Table 1 Baseline characteristics of the included patients
Abbreviations: IOP, intraocular pressure; MD, mean deviation; VFI, visual field index; RNFL, retinal nerve fiber layer; OCT, optical coherence tomography.

Regarding gene expression in the lens capsule and conjunctival biopsies, the only gene that showed a significant result was CYP1B1 in the lens capsule. The rest of the genes in both lens capsule and conjunctival biopsies showed no significant comparisons (Tables 2 and 3).

Table 2 Gene expression in conjunctival biopsies comparing healthy individuals versus exfoliative glaucoma patients
Notes: Data analysis: 1) genes with more than 50% missing data were removed (hMYOC and hGSTM1); 2) technical replicates were averaged; 3) the data were corrected for genomic background with ValidPrime (did not change the Cq-values significantly, except for some samples in hNTF4); 5) the data were normalized to reference genes (PPIA and UBC); 6) each diseased eye was normalized to its corresponding healthy eye; 7) Log2 was applied to data.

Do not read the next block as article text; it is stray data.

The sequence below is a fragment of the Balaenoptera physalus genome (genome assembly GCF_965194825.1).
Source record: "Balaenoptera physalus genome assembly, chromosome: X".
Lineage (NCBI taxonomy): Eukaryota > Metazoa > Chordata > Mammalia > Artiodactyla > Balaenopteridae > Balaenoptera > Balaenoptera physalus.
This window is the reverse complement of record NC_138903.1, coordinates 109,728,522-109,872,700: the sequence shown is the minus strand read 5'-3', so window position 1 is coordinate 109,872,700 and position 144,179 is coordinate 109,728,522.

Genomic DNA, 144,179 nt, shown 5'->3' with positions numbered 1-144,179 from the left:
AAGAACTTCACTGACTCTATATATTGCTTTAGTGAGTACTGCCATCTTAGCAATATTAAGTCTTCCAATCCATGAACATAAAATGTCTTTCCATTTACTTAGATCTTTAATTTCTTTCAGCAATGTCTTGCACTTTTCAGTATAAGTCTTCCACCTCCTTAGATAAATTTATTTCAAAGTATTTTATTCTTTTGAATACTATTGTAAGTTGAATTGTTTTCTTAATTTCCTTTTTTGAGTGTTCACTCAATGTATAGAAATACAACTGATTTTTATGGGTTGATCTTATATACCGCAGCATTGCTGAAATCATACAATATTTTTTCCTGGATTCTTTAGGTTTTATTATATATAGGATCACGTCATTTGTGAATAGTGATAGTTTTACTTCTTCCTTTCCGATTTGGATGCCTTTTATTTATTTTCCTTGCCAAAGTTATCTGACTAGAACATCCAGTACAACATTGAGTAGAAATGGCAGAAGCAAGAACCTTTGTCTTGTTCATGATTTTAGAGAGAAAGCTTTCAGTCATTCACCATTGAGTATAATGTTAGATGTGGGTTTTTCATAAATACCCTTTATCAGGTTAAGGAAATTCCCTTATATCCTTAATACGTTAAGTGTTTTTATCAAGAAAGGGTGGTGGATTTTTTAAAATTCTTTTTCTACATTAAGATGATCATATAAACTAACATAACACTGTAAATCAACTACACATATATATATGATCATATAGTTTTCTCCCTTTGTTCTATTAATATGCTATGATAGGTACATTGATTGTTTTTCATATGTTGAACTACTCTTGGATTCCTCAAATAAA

Table 3 Gene expression in the lens capsule comparing healthy individuals versus glaucoma patients
Notes: Data analysis: 1) technical replicates were averaged; 2) the data were corrected for genomic background with ValidPrime (did not change the Cq-values significantly); 3) the data were normalized to reference genes (GAPDH and UBC); 4) each right eye was normalized to its corresponding left eye; 5) relative expression to the maximum was set (lowest expression was set to 1); 6) Log2 was applied to data. *Comparison was significant.


The present study showed no difference in gene expression of several genes between eyes suffering from XFG versus contralateral healthy eyes of the same patients.